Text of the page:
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How Athletes Refuel and Understanding Set Points to Reach Weight Goals
Many people engage in healthy dieting and regular exercise for weight loss and in the case of athletes recovery nutrition after workouts is essential to their health and performance.
Refueling after physical activities helps reduce body fat and maintain lean mass, benefiting weight loss and boosting your recovery.
Despite being consistent in doing these practices, you may encounter a few problems that will keep you from achieving and maintaining your weight loss. One issue is understanding your physiology. Everyone has a different body type, so a practice that works for one person may not work for you. For example, a friend may still lose weight despite sleep deprivation, but you may not.
In relation to this, you may have a different set point weight than others, making it even harder to reach your weight loss goals. If you’re interested in finding out more about a set point weight and how to overcome it, keep reading below.
What is a Set Point Weight?
Many people have a “standard weight” for most of their lives. No matter what they do or experience, they remain at that weight. This is called a set point weight and is the body’s predisposition for a certain weight. Endocrinology and medical education professor Robert F. Kushner, MD, states that everybody has a set point—or a specific amount of fat—that the body perceives as normal. The body then defends itself from anything that tries to change this, such as dieting. This can make weight loss hard for some.
Several factors, such as genetics and medication, affect the set point. For one, genes regulate half a person’s weight. If your family and relatives have a higher set point weight, like 200 lbs, you’ll most likely have a similar one. Meanwhile, certain medications can result in weight gain as a side effect, altering your set point weight.
Despite this set point, here’s how to overcome it to reach your weight loss goals:
How to Overcome Your Set Point Weight
Create a food log
Although you aim to eat healthily for weight loss, there may be times when you turn to emotional eating or have improper nutrient intake, especially when feeling strong emotions—like stress.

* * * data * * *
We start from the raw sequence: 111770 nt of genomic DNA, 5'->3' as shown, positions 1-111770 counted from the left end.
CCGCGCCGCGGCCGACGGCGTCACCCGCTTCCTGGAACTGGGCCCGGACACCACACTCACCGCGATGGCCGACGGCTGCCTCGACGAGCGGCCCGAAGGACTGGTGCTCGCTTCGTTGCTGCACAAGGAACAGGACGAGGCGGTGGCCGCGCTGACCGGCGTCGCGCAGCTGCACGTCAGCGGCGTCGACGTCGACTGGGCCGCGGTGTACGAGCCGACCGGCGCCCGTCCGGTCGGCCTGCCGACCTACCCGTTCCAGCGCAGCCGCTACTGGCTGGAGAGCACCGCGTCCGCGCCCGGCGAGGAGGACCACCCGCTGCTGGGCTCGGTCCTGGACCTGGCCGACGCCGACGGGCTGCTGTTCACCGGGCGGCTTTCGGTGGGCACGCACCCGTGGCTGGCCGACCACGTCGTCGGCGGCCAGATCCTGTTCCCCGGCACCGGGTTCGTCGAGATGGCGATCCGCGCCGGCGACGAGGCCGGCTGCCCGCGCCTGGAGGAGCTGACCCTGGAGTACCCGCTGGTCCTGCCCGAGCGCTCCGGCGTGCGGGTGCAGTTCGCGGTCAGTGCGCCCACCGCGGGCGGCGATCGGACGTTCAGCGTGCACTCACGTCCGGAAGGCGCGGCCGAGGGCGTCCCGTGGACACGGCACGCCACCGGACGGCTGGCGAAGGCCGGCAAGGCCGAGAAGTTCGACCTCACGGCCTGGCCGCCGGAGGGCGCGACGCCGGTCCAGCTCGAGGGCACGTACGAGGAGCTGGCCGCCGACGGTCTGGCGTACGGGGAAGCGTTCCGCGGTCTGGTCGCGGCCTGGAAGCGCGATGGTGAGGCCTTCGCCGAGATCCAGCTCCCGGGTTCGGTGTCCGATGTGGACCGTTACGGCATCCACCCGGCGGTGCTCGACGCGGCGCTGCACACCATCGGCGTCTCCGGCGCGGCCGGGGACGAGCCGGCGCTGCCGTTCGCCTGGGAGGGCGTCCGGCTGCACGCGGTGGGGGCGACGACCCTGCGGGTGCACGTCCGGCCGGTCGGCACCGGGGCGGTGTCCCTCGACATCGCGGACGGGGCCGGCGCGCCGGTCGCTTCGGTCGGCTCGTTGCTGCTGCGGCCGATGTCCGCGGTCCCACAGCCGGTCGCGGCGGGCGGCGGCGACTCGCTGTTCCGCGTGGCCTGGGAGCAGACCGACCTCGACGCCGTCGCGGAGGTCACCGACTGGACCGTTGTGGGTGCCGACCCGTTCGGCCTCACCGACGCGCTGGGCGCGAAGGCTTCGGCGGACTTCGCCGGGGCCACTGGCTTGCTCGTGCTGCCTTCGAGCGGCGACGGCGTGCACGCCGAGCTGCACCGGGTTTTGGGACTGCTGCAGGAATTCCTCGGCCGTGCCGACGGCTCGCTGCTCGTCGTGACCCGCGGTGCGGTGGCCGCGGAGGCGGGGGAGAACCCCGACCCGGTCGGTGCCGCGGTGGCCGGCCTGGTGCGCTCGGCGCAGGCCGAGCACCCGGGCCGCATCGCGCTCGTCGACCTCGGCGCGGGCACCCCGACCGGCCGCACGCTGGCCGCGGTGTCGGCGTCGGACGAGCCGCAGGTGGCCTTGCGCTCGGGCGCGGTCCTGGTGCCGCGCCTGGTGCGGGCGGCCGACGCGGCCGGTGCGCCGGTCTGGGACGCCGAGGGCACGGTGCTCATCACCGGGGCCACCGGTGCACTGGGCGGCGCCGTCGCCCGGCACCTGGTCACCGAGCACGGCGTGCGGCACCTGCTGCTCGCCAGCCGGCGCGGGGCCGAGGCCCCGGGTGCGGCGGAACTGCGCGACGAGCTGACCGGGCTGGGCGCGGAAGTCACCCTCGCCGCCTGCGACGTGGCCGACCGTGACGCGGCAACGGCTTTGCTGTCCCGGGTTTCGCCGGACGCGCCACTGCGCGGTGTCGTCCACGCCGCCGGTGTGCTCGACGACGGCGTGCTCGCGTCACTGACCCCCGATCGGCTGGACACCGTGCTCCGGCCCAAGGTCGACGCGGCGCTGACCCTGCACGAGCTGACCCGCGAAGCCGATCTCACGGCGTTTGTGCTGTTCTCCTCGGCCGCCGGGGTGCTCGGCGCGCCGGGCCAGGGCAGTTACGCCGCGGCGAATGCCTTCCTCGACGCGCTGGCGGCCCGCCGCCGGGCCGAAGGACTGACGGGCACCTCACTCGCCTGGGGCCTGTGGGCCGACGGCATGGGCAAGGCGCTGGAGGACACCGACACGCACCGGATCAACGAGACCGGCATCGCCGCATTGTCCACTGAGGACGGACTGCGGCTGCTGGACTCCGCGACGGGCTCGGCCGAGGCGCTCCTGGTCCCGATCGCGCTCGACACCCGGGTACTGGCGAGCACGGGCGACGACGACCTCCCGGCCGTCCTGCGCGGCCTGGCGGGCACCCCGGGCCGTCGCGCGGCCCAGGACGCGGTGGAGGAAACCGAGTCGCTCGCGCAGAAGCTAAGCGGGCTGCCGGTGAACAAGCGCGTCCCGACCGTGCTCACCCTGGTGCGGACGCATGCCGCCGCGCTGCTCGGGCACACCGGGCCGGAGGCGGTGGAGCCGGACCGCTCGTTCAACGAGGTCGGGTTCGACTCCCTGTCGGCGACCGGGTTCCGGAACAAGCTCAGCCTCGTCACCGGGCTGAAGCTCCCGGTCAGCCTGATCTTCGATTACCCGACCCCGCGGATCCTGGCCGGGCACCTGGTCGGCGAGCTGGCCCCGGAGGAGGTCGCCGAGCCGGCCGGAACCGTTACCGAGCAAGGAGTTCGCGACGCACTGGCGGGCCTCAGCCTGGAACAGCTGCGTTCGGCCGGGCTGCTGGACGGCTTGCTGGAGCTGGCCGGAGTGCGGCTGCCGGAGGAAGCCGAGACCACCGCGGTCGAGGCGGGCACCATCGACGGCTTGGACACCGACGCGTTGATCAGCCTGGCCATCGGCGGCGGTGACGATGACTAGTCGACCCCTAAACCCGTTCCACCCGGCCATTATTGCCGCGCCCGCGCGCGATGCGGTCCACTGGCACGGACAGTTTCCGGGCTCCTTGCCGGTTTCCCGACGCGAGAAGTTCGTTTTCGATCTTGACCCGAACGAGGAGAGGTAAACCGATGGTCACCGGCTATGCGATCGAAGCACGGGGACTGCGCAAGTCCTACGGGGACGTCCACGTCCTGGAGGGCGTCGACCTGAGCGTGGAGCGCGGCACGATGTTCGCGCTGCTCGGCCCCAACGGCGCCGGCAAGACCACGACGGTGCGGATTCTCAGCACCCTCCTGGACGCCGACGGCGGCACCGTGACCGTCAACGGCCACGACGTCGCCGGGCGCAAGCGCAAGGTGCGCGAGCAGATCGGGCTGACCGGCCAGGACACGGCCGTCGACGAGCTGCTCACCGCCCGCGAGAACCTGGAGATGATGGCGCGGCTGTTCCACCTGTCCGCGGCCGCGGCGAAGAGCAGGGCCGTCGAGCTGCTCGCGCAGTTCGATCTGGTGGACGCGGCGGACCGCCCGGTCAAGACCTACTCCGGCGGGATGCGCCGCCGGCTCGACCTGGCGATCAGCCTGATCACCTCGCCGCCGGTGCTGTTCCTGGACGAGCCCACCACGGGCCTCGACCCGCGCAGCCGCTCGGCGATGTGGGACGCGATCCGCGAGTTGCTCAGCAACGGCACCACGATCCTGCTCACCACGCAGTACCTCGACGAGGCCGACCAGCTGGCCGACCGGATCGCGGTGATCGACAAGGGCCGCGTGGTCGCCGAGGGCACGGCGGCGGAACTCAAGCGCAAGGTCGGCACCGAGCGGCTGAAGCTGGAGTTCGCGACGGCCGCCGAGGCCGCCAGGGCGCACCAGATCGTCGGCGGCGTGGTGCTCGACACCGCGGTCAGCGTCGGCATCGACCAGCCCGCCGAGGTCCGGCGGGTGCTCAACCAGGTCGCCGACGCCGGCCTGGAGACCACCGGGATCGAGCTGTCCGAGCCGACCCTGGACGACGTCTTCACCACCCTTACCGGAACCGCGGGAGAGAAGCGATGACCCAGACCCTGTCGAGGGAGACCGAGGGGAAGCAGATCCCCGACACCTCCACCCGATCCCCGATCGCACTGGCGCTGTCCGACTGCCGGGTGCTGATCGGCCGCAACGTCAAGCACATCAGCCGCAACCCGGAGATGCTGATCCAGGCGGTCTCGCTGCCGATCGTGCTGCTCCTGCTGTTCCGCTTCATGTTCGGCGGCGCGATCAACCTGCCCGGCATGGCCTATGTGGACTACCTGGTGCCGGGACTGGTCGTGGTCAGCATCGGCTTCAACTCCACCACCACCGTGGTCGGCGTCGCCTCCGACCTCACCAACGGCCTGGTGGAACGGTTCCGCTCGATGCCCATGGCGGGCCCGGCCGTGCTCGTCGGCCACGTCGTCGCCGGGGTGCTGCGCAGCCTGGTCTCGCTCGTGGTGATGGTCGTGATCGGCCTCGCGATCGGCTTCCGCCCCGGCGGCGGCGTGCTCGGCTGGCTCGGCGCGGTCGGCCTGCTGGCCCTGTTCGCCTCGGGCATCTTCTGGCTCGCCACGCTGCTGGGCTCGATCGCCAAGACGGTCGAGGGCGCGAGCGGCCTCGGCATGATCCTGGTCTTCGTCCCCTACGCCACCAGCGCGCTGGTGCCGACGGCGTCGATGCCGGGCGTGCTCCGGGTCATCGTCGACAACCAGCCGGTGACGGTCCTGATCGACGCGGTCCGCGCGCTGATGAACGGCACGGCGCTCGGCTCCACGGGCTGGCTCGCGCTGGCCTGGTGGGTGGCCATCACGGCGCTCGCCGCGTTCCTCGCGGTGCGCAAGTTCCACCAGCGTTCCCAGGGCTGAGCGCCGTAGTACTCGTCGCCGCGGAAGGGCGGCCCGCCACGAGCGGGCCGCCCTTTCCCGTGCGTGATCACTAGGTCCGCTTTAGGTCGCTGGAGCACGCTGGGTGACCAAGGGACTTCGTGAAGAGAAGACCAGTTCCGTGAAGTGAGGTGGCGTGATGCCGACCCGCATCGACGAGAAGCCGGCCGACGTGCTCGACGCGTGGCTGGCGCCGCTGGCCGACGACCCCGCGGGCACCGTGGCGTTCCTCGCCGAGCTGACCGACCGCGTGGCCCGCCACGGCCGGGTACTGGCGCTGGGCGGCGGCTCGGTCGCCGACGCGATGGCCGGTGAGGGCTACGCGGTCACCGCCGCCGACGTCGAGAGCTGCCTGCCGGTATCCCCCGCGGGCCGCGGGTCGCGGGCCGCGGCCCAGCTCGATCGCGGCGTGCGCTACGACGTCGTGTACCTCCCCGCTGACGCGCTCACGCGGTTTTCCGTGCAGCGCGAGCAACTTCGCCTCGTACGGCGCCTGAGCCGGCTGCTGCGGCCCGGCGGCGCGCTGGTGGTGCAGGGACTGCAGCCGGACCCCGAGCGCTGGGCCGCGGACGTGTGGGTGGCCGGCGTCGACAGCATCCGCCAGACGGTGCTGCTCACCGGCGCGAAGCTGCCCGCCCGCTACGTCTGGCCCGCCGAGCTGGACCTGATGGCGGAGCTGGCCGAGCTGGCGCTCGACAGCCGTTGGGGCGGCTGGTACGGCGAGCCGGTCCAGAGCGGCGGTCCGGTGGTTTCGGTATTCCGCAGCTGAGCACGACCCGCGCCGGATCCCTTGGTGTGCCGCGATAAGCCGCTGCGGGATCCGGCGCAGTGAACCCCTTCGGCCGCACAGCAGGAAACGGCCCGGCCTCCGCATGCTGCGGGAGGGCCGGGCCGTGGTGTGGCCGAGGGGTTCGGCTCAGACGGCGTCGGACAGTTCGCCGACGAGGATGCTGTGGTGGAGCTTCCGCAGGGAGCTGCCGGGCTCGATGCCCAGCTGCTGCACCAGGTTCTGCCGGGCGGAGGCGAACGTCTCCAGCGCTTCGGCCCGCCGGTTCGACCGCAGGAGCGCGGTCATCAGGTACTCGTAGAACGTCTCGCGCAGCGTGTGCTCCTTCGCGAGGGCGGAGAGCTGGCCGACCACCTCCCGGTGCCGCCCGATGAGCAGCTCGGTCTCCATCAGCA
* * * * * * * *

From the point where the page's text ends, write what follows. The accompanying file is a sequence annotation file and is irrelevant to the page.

Such dietary coping mechanisms during these events make weight loss even more difficult, so creating a food log to meet health goals is necessary. Listing your food intake and the reasons behind it makes you more aware of your eating habits. Thus, when you notice that you’re eating to cope with stress and similar emotions, you can refrain from doing so and change your eating habits. To do this, use a simple notebook or a food-tracking app.
Avoid excess sugar
You may be a fan of drinks like coffee and energy beverages to keep you awake and boost your energy throughout the day. Unfortunately, most of these drinks contain lots of sugar. Consuming too much leads to weight gain, so avoiding energy drinks and other sugar-filled snacks is better.
Instead, make proper hydration a healthy habit. Water is a better and healthier alternative to energy drinks and won't cause weight gain. Always bring a water bottle and keep it in plain sight, such as on your desk. This eliminates the need to purchase energy drinks and promotes proper hydration without excess sugar intake.
Refuel after Workouts
Athletes can properly eat for recovery by focusing on consuming protein and carbohydrates for post-workout snacks. A 2:1 ratio of these promotes efficient muscle-building and recovery. Ideal foods for recovery are oats, vegetables, eggs, and chicken.
You can overcome your set point weight with the proper practices. Create a food log, refrain from excess sugar, and refuel after workouts to reach your weight loss goals.
NIAMH LOWE writes for the fitness industry. With her pieces, she aims to cover rarely-explored topics in fitness, wellness, and sports—with the ultimate goal of improving public awareness and knowledge in the categories.